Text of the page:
Why Do IT Projects Fail?

No one likes to think about the potential failure of a costly project, but without attention to what can go wrong, your team can’t know the potential hazards that could sink their work. By looking more closely at the phases of project management and paying attention to the most common reasons others’ projects have fallen short of the mark, you reduce your own risk of failure considerably.

Initial Failure to Launch

Some projects fail at the outset because the IT directors in charge of them haven’t gone through the necessary steps to define the resources the product will consume. Doing your homework before the project even begins will help you avoid many of the problems that can plague your team long before they reach the finish line.

Time, cost, and scope form the boundaries around every project. To succeed, each of these three elements must be balanced against the others. If time is short, cost must increase and scope must narrow to compensate. If the project’s scope is large, time and cost must expand to match it. With that in mind, think about the five steps your project moves through and define how each of these three elements affects it:

  • Initiation: What is the ultimate goal of the project? This will help define its scope.
  • Planning: How do you get there? Defining cost and time limitations happens here.
  • Execution: Beware scope creep, time lags, and cost overruns during the execution phase.
  • Assessment: QA/QC processes are essential, but they’re often overlooked or underestimated as drivers of cost and time.
  • Closing: What additional expenses could affect the final cost and delivery date?

Don’t Rush It

Of the three factors that constrain your project, time is the most critical because it’s the only one you can’t dial back; once time is spent, it’s gone for good. Yet time is critical to project development in competitive industries. Being first to market with innovations and upgrades can spell the difference between modest gains and meteoric success. In many organizations, that means the pressure is on to meet deadlines that aren’t always realistic.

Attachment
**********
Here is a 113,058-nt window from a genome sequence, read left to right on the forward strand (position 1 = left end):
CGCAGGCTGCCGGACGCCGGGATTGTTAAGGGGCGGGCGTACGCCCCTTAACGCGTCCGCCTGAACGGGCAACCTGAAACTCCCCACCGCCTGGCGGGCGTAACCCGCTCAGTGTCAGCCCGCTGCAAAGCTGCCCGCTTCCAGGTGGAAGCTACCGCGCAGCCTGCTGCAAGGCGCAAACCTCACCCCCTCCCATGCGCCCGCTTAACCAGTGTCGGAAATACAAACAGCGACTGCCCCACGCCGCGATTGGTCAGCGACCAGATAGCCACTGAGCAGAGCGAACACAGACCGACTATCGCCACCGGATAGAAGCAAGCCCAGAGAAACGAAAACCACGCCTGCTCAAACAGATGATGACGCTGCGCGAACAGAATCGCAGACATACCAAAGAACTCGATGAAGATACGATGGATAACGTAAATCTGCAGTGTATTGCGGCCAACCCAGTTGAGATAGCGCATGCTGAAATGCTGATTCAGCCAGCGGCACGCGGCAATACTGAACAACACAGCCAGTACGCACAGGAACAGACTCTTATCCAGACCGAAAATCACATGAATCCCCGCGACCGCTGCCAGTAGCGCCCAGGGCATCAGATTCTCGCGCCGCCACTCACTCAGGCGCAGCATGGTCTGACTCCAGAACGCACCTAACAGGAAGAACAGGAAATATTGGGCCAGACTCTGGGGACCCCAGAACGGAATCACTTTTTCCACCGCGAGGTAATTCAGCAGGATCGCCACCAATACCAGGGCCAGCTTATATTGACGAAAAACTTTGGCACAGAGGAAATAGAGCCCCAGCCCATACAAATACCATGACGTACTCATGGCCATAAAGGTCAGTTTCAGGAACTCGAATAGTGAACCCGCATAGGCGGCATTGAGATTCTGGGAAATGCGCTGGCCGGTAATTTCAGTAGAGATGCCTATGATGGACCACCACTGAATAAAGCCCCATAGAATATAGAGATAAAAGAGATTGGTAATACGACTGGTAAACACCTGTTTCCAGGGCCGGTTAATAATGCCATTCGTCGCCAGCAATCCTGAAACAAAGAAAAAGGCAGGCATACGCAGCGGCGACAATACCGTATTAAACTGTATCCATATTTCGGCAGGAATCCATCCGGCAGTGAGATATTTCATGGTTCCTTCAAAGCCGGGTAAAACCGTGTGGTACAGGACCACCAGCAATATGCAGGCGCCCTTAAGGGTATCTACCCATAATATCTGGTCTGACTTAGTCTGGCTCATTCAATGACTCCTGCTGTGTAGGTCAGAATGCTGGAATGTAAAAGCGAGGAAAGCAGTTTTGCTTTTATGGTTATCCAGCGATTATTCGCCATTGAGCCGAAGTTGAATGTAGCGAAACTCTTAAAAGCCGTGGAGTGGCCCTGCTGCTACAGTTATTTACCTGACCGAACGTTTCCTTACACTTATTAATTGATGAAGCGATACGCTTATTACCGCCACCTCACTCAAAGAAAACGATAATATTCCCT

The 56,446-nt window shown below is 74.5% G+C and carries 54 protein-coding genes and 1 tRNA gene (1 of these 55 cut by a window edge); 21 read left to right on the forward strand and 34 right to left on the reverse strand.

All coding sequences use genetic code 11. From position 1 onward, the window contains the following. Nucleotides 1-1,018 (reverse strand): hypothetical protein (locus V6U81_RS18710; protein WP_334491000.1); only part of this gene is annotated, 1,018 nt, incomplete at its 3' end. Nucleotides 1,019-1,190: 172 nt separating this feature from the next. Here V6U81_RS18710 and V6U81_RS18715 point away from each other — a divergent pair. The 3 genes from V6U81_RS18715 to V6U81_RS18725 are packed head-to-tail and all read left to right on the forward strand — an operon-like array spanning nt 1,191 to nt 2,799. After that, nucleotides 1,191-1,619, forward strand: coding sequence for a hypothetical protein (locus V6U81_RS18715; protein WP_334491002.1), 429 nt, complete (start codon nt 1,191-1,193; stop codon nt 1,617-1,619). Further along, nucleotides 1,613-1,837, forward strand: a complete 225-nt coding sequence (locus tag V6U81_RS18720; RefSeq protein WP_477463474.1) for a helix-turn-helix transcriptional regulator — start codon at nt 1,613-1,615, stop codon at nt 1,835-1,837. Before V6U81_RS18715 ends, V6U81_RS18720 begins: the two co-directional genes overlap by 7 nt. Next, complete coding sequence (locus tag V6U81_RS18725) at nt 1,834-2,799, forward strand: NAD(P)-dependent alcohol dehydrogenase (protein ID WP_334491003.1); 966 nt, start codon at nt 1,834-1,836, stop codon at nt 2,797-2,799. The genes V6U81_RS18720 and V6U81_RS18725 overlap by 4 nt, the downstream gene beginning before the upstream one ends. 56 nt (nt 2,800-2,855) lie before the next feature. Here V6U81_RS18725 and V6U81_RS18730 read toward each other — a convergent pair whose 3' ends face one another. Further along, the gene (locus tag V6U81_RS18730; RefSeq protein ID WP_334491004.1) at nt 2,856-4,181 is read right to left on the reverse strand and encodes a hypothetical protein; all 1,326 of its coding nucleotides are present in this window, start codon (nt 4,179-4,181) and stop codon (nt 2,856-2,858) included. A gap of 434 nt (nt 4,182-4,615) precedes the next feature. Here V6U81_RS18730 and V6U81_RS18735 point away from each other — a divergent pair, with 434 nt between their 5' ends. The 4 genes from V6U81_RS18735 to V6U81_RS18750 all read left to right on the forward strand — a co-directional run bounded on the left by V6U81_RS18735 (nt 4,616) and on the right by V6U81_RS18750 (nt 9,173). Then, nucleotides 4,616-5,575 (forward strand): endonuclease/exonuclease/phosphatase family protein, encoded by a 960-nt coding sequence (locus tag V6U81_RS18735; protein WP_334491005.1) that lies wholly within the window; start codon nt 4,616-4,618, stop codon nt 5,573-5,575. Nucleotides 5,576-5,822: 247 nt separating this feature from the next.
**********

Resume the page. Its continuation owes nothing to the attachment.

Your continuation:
During the execution and assessment phases, it’s tempting to make those tight deadlines by cutting corners on testing and assessment. We’ve all seen major launches beset by bugs and flaws because the project went through insufficient testing, and you don’t want to be in the shoes of those IT managers when they failed to do the impossible. Set limits on time constraints and stick to them to enjoy successful projects.

Scaling It Back

Scope creep is a notorious project killer. Organizations that start off with a manageable goal, stretch it to cover tasks it was never meant to perform, and still expect IT to deliver on the original project’s parameters have sealed the project’s fate.

Help forestall scope creep with segmentation, breaking projects down into multiple phases of development. For example, if your goal is to migrate old product data to the web so customers can browse your catalog online, divide this large project into steps. Your first goal might be to migrate data from paper into a digital format. Next, you could move those digital records into a searchable database for internal company use. Once everyone’s become familiar with storing and retrieving files within the database, you’re ready to complete the project’s final phase and take it to the web for your customers’ use.

Most project failures don’t arise from a lack of knowledge or skill but from a lack of planning. Eliminate your biggest risks by planning thoroughly, and you’ll develop a reputation for success that will follow you from project to project.

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